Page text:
I am basically a kind person. I believe in the Golden Rule, or put another way, in karma. What goes around comes around. I’m convinced that simple courtesy could solve quite a few of the world’s problems. So, I hate to write a profoundly negative review. An author myself, I can vividly imagine how I’d feel if the tables were turned.
Unfortunately, having committed to reviewing Dragon Candy by Talia Skye, I have little choice.
To put it simply, Dragon Candy is the most poorly written book that I have read in at least five years. Ms. Skye’s frequent errors in sentence structure, grammar and vocabulary make me wonder whatever inspired her to turn her hand to writing. Her prose suffers from overuse of the passive voice, run-on sentences, participles without a subject, overblown description and incorrect word choices. Allow me to provide some examples.
“The two individuals became extremely agitated and the angry tones in their voices gave sudden cause for concern. Addressing them in the fragmented Japanese she had been encouraged to learn for business dealings, the conversation suddenly ended and the transmission was cut off at the source.” (page 10)
“The blank gaze of the beast was almost lost beneath a knotted frown and it snarled as she pawed vainly at the strangling grip. One hand let go and returned as a balled fist that sent knuckles dancing across her temple. The impact jerked her head aside and dazed her so severely that she could offer no resistance to its next vindictive action. With a whirling turn, the monster threw her against into the wall. A brittle crunch sounded and it was followed by a soft crumpling thump as Candice folded into a slack heap, her consciousness expelled by the collision.” (page 15)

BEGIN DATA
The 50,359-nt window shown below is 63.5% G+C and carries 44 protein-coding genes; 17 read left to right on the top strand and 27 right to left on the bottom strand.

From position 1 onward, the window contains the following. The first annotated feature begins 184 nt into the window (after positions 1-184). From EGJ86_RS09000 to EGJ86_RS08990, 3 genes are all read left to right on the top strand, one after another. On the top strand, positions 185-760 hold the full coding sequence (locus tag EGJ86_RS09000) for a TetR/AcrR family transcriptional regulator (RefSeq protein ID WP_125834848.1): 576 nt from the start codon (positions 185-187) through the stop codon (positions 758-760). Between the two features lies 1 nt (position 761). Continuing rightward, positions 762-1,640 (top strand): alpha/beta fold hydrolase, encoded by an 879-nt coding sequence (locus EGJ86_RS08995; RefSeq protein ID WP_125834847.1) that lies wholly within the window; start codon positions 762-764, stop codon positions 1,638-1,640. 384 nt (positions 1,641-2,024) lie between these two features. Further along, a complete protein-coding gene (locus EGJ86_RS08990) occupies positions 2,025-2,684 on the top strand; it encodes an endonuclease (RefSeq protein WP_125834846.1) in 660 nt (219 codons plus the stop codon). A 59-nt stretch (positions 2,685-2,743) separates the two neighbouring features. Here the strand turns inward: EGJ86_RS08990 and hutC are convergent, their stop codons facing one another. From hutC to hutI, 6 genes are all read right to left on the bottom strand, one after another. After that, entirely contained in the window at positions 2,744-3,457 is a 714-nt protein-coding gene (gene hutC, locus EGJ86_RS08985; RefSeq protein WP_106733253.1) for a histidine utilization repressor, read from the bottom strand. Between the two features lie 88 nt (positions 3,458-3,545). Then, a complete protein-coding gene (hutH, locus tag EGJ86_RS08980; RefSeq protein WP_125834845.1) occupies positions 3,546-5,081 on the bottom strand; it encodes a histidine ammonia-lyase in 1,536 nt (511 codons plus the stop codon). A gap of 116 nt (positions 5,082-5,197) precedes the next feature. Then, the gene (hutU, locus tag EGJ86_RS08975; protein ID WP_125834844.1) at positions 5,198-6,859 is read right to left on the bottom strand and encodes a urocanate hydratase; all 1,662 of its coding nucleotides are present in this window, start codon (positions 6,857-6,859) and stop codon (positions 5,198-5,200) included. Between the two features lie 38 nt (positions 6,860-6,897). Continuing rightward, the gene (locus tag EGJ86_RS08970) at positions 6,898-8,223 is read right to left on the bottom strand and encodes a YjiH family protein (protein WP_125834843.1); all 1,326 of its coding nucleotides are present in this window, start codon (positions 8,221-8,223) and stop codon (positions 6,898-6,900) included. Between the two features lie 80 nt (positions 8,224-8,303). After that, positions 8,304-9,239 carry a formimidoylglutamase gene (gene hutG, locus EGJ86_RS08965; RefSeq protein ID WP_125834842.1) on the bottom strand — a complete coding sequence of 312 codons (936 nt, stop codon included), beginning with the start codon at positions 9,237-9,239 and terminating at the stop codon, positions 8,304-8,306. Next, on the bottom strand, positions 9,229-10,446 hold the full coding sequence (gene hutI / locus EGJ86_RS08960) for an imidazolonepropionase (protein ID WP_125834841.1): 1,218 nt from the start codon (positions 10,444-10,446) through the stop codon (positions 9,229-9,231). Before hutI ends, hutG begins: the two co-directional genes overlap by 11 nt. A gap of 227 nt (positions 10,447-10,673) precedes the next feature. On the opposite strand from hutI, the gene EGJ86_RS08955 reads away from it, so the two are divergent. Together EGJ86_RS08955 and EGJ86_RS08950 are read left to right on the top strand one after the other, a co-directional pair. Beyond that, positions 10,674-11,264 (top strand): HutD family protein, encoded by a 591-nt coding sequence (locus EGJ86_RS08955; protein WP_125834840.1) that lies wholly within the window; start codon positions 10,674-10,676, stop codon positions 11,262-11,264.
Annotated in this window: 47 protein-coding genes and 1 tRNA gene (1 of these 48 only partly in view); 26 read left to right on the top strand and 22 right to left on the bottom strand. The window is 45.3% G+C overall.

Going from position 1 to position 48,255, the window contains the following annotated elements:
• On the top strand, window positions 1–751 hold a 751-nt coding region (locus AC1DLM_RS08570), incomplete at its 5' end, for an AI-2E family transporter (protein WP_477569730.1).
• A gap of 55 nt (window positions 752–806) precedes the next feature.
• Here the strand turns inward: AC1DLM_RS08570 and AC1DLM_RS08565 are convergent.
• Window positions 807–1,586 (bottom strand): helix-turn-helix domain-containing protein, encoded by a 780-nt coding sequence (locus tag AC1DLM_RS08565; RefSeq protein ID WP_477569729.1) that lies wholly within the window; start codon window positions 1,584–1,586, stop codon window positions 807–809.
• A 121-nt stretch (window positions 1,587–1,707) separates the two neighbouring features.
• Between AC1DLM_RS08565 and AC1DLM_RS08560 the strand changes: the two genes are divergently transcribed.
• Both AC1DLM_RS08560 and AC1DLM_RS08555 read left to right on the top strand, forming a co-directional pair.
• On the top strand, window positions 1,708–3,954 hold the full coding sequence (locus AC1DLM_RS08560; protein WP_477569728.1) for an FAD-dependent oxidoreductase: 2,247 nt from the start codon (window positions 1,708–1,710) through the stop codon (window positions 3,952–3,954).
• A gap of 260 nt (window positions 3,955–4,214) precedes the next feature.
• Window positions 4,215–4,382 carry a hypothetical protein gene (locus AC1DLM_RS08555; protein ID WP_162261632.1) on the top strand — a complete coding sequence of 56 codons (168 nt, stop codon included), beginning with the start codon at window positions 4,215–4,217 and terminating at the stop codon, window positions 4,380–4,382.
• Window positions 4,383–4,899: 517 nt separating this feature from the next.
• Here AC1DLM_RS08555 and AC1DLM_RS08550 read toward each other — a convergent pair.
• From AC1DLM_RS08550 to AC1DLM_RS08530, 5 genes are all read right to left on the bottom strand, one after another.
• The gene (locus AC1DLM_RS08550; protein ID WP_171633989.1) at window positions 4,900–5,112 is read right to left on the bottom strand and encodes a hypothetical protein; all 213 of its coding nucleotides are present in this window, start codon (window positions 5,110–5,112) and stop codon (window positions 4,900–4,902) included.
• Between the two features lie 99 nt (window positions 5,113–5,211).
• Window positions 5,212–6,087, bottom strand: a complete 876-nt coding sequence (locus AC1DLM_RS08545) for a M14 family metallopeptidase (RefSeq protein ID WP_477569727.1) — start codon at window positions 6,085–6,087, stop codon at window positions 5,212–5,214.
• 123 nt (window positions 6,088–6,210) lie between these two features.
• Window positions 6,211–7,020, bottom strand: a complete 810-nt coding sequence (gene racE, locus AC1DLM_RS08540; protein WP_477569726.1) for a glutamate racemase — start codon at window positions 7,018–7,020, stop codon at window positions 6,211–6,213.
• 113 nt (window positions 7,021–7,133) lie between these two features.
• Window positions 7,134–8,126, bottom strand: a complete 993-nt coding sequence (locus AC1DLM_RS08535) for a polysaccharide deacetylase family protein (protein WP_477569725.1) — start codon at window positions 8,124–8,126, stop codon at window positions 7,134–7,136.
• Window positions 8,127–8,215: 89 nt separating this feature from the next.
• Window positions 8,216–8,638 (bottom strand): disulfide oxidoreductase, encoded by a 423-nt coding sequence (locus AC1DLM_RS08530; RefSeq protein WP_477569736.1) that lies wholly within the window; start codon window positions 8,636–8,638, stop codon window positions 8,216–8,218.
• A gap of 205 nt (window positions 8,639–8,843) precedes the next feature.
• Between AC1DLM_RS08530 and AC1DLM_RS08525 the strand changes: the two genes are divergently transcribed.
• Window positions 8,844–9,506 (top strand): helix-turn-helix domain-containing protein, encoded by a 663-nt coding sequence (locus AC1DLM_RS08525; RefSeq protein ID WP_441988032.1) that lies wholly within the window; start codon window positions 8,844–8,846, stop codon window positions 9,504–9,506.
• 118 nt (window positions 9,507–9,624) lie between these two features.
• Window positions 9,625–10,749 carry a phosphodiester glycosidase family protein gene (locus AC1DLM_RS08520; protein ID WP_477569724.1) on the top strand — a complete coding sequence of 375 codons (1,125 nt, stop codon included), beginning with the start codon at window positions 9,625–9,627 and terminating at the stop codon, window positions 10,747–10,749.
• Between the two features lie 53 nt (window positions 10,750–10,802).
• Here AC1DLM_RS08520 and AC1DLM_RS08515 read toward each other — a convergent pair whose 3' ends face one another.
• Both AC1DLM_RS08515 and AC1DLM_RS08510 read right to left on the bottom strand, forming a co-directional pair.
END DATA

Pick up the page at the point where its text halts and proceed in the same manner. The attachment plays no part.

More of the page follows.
“Candice bit her lip and held back a wanton cry. The feeling of him charging into her bound and owned body was surprisingly intense. When he nudged to her deepest recesses she broke into a quivering fit and gasped for breath. Her legs curled up and locked around him. Her thighs tightened in fits as he began to shift his hindquarters and thus commence a dilatory ravishment.” (page 42)
I wish I could say that these are extreme examples, but they represent only a few of the painfully contorted and obscure passages that I marked while reading.
Dragon Candy is billed as a BDSM novel, so I was hoping that the novel’s content would distract me from the terrible writing style. Alas, the book offers a not-very-original rehash of John Norman’s Gorean themes, mostly without the philosophy. Candice, a powerful and successful businesswoman, is swept by a mysterious vortex into a savage parallel world where she has value only as a slave and rather suddenly discovers that she is a submissive and masochist.
Ms. Skye spends considerable attention describing the restraints and bondage devices inflicted on her heroine. Unfortunately, her descriptions are so confusing and difficult to follow that in most cases I could not visualize the physical situations at all. My personal taste in BDSM runs more toward the psychological than the physical, but I realize that some people become highly aroused by descriptions of extreme physical abuse. Perhaps those readers would enjoy Dragon Candy – if they can follow what is going on.
There is one scene in this novel that, despite all odds, I found intriguing, even arousing. Candice (now known as Candy) has become a favored slave of the Kami, a society of sadistic half-gods. In an intense session with the Lady Uzume and her henchman, Candy finds herself so overwhelmed by masochistic desire that she begs her tormenters for more punishment. She experiences the ultimate satisfaction in pleasing her masters, by enduring ever more intense pain. The dynamic was sufficiently genuine to pull me into the scene, despite the writing.
Alas, this was an isolated experience. For the most part, I struggled to get through Dragon Candy. More than once I was tempted to simply toss the book in my wastebasket. However, I have decided to keep it, in order to remind me how much grammar and vocabulary and editing matter.
I think that Ms. Skye may have some original ideas and I suspect that she personally finds BDSM arousing, which is critical to getting readers aroused. As the book neared its conclusion, and I learned more about the Kami and their politics, I began to find the story more interesting. However, if Ms. Skye wants to write additional novels, I strongly suggest that she find a writing class, a critique group, a competent editor, or all three. Writing is a craft that can be learned. In acquiring this craft, Ms. Skye has a long way to travel, but if moved by passion, perhaps she should attempt this journey.